Patience is a virtue. Patience is in short supply. Patience is hard. It’s especially hard when a guy writes blog posts that people have the nerve to disagree with. What is wrong with you people?
And yet, I know what is wrong with you people: you’re all too dumb to see my brilliance. Therefore, I, the one who actually has a clue, put up with the rest of y’all.
Here’s the thing about patience though, if you have to tell people how patient you are being with them, you’re actually not patient at all.
“Long-suffering,” I think, is a better, more descriptive word for patience, although I’m sure some know-it-all will explain to me with etymology and English derivatives how “long-suffering” is actually the stupidest word to use for patience because of the 5th century Latin blah, blah, blah.
Put a sock in it ya know-it-all jerk.
OK, where was I. Ah yes, long suffering. Long suffering means to suffer a long time. If you are doing the right thing and suffering for it, it’s actually worth it, a reason to rejoice, the Bible tells us.
If you suffer for doing wrong, well, that’s called “duh, what did you think was gonna happen?”
It amuses me how many people want credit for their long-suffering. How many parents want to rub their patience with their kids into their kids’ face. “If you only knew, how much I worked for you, and I do this because I love you and all I get is broken dishes? Broken dishes? That’s what I get out of this? If you only knew how much patience I use to even live in the same house with you.”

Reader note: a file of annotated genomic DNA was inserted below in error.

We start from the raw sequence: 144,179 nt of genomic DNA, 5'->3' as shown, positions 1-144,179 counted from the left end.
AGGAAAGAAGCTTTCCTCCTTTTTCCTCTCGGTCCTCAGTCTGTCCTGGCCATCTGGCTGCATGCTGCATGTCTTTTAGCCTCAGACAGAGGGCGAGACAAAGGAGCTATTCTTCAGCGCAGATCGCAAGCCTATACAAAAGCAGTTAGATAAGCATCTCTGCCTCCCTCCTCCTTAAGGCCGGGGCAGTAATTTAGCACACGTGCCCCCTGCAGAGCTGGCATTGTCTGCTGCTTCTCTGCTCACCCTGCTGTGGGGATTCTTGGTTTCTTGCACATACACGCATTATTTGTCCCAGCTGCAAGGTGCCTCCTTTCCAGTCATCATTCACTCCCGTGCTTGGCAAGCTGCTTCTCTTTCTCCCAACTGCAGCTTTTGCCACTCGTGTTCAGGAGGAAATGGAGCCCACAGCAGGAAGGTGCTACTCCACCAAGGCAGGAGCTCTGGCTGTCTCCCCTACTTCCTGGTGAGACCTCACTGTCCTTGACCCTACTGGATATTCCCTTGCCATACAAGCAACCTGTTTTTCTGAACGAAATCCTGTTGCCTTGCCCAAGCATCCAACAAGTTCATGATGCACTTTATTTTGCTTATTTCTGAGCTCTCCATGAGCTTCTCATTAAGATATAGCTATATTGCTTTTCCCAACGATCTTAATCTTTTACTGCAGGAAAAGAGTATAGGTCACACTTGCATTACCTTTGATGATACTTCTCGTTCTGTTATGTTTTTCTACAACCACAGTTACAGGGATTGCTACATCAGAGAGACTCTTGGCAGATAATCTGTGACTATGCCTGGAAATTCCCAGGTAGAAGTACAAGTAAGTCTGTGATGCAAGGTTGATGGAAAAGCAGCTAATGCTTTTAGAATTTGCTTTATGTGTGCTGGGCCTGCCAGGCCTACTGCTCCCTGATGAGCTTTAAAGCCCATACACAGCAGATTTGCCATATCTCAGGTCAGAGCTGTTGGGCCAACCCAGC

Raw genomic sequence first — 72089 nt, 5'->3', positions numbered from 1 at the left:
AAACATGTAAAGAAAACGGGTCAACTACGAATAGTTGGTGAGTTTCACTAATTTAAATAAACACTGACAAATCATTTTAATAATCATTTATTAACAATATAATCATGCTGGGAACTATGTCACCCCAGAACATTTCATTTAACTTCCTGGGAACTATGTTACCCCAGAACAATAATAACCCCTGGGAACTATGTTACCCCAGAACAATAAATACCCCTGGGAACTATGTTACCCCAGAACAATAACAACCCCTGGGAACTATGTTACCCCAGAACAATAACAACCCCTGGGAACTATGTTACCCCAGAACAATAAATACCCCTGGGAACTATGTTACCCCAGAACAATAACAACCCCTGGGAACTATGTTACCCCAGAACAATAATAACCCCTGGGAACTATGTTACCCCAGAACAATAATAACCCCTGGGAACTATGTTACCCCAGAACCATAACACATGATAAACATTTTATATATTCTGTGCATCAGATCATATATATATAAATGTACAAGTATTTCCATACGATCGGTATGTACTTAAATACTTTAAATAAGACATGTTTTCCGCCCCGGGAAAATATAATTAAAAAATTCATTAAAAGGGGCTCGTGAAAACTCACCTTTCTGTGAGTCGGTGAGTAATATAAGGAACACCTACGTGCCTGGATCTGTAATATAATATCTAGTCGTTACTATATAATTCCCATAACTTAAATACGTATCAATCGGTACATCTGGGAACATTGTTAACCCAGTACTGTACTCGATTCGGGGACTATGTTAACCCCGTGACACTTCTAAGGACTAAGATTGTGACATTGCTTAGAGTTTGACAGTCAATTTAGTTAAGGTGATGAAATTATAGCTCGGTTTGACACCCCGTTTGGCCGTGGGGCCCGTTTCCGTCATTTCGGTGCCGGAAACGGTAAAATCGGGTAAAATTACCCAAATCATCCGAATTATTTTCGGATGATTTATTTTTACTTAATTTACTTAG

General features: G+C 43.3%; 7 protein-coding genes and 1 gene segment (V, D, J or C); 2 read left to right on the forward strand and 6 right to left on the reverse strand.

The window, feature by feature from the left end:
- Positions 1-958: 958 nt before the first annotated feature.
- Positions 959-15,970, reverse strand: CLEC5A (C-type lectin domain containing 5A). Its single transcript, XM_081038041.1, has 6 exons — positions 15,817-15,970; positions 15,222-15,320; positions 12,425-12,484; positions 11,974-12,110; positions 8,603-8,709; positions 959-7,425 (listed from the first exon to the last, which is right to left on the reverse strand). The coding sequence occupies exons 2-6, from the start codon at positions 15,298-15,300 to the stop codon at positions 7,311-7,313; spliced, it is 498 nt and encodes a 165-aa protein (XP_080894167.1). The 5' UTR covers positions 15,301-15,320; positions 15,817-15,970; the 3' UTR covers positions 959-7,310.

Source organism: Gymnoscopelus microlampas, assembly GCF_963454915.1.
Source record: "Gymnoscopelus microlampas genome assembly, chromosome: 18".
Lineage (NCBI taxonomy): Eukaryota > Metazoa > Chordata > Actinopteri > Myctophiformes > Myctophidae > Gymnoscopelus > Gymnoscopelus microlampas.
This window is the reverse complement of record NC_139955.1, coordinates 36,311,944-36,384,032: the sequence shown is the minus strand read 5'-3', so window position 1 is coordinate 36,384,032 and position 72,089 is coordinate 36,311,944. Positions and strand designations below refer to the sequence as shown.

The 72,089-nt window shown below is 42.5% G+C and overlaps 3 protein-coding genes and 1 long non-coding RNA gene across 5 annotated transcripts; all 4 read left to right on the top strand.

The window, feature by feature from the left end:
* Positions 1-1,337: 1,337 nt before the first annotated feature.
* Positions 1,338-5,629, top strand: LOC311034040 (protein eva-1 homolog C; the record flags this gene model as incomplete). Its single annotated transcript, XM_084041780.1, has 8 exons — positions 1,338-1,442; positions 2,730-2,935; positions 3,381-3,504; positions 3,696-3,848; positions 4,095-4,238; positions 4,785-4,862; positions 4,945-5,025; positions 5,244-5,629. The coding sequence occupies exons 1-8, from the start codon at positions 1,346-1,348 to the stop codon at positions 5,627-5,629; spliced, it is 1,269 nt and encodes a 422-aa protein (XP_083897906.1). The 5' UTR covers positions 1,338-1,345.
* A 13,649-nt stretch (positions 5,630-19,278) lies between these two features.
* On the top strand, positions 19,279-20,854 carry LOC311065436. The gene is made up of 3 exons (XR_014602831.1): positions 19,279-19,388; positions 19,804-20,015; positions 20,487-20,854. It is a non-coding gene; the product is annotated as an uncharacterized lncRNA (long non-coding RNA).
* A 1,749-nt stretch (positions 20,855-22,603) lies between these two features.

Yeah, you’re done. See, that’s not patience. That might be grin and bear it fortitude to some extent, but it’s not patience.
Patience does the right thing because the right thing should be done. When you do the right thing for the right reason, you don’t need the reward or sympathy of people, you merely rejoice that your Father in heaven who sees in secret will reward you.
Because of the reward from your Father that is coming, you do the right thing without rubbing it in people’s faces, nor seeking attention and sympathy for your great sacrifice of patience.
If patience in your life feels more like poor-me-sacrifice, then you’re not really being patient. Thayer’s Definitions defines patience as “the characteristic of a man who is not swerved from his deliberate purpose and his loyalty to faith and piety by even the greatest trials and sufferings.”
Patience is tied in with doing the right thing. Patience is not done to be acknowledged; patience is done because what you are doing is the right thing to do.
If you disagree, go take a long walk off a short stick suspended over a giant barrel of ravenous, man-eating lions, ya moron.